I’m running drone server 1.0.0-rc5 on AWS ECS (EC2) and occasionally we see the server start to fail to open connections with a “too many open files” error.
As a hail mary fix, I reduced the connection timeout for all all http.Client instances to 10 minutes (rather than indefinite default), in case there were dangling connections, but that didn’t seem to address it. My original sense was that agents were making too many connections over time. Eventually, health checks start failing and ECS restarts the task, but it doesn’t happen very quickly.
Has this been seen before?
We’re also running about ~16 agents and a configuration (yaml/jsonnet) and secret plugin.
is it possible SSE connections are not being closed? These are the only persistent connections I can think of that could build up over time and do not have an explicit timeout. Drone expects to get notified when the http connection is closed, but if that does not work as expected (proxy, lb, etc) I could see this causing problems.
edit: looking at the code we do set a maximum 1hr timeout for event streams, but you could still confirm this theory by checking for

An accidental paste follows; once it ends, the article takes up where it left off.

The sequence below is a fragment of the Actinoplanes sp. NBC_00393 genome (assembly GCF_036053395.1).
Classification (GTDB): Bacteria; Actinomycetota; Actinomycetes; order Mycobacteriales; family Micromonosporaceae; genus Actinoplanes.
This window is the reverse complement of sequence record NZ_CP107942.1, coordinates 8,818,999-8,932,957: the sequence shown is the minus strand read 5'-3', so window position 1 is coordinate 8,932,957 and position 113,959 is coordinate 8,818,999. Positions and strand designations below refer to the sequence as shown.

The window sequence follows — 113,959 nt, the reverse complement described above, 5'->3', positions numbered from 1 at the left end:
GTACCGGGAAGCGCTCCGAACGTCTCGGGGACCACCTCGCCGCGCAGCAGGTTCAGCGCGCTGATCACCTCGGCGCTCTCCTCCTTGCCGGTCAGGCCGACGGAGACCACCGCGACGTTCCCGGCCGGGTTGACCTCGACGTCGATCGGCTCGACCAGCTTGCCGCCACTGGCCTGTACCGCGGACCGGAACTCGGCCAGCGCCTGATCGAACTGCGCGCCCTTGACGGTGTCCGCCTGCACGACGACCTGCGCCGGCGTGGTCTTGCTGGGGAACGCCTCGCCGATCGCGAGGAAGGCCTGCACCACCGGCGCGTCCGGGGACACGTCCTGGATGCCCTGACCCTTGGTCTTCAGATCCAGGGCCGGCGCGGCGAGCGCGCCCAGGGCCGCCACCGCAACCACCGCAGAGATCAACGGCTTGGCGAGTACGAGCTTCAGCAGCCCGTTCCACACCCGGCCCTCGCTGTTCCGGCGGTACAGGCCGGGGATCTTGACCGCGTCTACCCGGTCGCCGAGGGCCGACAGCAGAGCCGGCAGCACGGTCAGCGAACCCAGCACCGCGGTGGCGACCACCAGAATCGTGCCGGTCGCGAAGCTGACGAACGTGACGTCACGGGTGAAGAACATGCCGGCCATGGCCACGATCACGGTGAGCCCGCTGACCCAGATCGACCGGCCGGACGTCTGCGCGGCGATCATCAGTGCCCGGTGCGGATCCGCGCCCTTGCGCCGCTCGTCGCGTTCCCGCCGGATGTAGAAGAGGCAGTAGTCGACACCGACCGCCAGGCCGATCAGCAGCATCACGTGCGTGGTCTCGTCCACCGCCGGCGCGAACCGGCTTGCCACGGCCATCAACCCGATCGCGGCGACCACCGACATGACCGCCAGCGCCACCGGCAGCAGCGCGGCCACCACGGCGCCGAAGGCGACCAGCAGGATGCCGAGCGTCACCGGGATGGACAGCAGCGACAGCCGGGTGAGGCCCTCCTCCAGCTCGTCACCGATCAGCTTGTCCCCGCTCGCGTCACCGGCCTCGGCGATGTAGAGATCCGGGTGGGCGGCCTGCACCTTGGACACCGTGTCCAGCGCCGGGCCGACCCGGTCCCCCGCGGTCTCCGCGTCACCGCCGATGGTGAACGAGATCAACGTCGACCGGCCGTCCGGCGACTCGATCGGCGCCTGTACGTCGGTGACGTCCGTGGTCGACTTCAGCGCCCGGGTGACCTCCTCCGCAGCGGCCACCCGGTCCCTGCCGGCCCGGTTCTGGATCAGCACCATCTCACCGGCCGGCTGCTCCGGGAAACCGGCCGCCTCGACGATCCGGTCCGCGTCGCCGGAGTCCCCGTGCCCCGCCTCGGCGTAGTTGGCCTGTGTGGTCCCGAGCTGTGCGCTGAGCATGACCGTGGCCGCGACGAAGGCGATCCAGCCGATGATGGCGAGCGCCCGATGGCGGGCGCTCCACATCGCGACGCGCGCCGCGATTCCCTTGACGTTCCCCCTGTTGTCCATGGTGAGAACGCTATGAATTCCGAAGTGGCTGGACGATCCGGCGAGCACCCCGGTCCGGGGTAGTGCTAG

events: stream closed events in your logs to ensure the streams are being closed.
can you confirm it is the Drone server process that owns all the open file descriptors and not some other process on the OS? Typically leaking file descriptors in a Go program would be caused by a) inbound http requests not receiving a close event and hanging (possible but unlikely because we seem to implement timeouts everywhere) or b) http response body not being closed somewhere in the codebase
Yes, I was thinking SSE too, but we don’t have too many users, even if they’re refreshing often I think it’d be a while before hitting any limit.
There’s nothing else running on the machine and it’s hosted in an ECS container. It’s possible that it could be caused another process, so I’ll dig more.
my thinking is that since it is not something we are seeing at cloud.drone.io, if it is caused by some leak in the codebase, it would have to be somewhere in the code not being used by cloud.drone.io. The first thing that comes to mind are plugins (secret, registry, etc) which make outbound http requests.
Yes, however, those are running on entirely different instances and in Fargate. Hmm.
I have been having this issue on our ec2 Drone instance as well for a while. I found it occurred less often after manually upgrading Docker but still happens about twice a month, down from once a week.
@donatj is this for 1.0 as well, or were you experiencing this with 0.8 ?